Case fans tend to blow in the air out of the side of the fan which has the four plastic bars and normally the sticker. The fan may also have a set of arrows describing direction of rotation and flow of air.
The case fan should start running as soon as you turn on the computer. I would replace the fan with a higher capacity (CFM). If you have a case that can take 2 case fans, I would install the send fan. Also with the case off, check that the CPU cooler fan is functioning. With the quick shut off, I would suspect that the CPU cooler fan is not functioning. I could be impeded by dust. Vacuum and blow out any dust on the motherboard, fans and battery fan while you have the case off.
This should aleviate the shutoff problem due to overheating.
Let me know if this solves the problem.
Please rate this solutution. Thanks.
Assuming we are talking about a case fan, bring out a flashlight and possibly a magnifying glass, and start sweeping your main/motherboard, every place you see free pins or connectors there will be a tiny white text next to it on the circuitboard. Fan connector should be between 2 and 4 pins, and be labeled "CASE FAN 1/2" or similar.
Secondly secure the fan itself using either metal screws or anti vibration rubber screws, and you can mount it anywhere it fits / where the power cable allows it to go.
Bare in mind the direction of the airflow when positioning the fan, note that it is generally better to have more fans sucking air into the case than blowing out, creating a higher pressure inside the case and thus preventing dust from getting sucked in & clogging small openings like unused USB ports and most of the media ports on PC back side.
I think that particular model has the fan mounted in the back of the case just below the power supply. It has a duct that goes from the fan to the processsor. Remove case cover and remove the duct by pressing the 2 tabs on the top of the duct and rolling it back and out. Unplug the fan cable from the mainboard . Make sure you remember the connector as you will have to plug the new fan cable back in. Remove the screws that hold the fan to the case and remove the old fan. Install the new fan, plug in the cable and if your computer is dusty on the inside blow it out with some canned air . Re-install duct by sliding tab at bottom in first then pull up to lock in top tabs. Replace case cover and she's done.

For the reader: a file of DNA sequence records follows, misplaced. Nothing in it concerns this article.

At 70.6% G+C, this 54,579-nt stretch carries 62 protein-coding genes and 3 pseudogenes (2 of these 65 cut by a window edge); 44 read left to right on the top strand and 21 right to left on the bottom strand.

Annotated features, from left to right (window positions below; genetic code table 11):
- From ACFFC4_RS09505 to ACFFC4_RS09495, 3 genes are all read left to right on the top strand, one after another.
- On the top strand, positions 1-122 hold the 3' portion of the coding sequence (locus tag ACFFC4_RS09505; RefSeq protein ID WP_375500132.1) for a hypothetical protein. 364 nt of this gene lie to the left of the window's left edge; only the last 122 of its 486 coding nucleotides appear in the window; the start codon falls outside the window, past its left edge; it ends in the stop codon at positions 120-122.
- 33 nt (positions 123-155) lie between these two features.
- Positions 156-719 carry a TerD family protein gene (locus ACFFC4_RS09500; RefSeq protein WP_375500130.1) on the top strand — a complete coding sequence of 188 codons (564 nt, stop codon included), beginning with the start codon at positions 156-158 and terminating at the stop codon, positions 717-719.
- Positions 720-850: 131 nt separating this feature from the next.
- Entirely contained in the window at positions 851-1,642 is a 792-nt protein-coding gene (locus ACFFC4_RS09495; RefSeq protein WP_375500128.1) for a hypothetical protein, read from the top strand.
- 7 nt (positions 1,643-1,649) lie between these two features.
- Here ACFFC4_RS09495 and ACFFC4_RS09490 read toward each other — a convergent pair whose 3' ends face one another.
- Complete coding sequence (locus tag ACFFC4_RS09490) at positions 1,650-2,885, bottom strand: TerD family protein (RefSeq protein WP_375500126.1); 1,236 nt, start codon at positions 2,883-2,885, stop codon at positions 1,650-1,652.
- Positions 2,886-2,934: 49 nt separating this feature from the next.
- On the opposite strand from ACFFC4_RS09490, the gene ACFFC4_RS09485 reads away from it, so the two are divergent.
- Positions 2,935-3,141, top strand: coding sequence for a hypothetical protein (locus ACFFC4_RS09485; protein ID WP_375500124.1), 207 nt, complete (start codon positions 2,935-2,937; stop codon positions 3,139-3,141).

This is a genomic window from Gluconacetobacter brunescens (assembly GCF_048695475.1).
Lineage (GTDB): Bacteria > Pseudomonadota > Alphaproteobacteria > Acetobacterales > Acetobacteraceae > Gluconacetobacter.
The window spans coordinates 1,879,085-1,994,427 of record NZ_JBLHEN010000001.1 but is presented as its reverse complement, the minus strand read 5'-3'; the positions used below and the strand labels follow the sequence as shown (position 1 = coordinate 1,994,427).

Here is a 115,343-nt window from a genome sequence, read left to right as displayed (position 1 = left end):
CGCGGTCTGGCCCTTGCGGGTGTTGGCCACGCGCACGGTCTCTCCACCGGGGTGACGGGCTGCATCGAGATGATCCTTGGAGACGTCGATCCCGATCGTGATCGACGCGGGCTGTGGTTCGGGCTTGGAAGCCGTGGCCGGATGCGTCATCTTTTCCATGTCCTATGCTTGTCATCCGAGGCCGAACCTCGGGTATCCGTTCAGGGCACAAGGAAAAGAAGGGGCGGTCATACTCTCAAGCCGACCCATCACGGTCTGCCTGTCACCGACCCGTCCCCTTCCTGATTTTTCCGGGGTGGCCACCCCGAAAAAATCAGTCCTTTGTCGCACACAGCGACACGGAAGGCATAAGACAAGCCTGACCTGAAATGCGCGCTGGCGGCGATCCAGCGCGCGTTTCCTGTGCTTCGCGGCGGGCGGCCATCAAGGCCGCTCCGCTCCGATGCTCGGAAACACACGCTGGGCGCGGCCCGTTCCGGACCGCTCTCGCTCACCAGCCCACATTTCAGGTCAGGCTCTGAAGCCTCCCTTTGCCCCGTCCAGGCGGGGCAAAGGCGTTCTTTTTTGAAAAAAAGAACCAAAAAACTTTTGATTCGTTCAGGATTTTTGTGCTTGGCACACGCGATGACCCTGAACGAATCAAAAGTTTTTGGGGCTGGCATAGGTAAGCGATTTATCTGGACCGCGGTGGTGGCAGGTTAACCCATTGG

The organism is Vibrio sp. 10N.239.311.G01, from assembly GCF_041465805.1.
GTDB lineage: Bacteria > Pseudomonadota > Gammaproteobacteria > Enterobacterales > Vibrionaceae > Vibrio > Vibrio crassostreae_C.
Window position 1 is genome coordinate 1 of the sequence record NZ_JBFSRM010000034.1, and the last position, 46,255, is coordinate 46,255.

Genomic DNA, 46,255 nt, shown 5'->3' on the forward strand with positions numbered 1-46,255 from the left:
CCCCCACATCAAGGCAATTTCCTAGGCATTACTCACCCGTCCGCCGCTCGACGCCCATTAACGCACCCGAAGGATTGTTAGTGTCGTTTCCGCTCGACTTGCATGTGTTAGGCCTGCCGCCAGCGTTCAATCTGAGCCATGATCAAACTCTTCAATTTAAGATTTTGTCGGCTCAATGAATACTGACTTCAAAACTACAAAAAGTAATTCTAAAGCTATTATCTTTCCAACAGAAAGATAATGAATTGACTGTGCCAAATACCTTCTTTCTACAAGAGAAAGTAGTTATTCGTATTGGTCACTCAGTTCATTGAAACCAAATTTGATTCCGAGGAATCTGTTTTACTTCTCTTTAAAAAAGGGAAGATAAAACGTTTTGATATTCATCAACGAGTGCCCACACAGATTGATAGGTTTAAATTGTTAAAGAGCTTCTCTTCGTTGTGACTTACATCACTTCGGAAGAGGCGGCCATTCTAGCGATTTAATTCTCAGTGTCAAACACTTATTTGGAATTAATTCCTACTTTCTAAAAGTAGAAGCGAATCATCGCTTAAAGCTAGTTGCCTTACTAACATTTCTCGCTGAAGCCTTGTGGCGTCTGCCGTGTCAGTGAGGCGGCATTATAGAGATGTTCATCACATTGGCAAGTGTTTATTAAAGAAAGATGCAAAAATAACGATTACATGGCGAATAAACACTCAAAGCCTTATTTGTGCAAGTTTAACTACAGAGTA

The power supply comes with a fan. Therefore I guess you need to replace a bad fan. Remove the power-supply case.
Note which direction the fan spins. There is an arrow on the plastic fan case. You will note that one side of the fan is open. Be sure to put the new fan so it faces the exactly the same way. Remove the screws holding the bad fan and cut the wires leaving enough room on them to solder on to the new fan.
Your replacement is usually a normal 80mm, 12 volt case fan that provides ventilation in most PC cases.
Connect the two wires to the new fan by soldering the red wire to the red wire and black to black. Use shrink tubing or tape to insulate the connections.
A second option is to replace the entire power supply with a new one (containing a new fan). Then there is no soldering involved. If you look carefully enough, you will find them cheaply on line.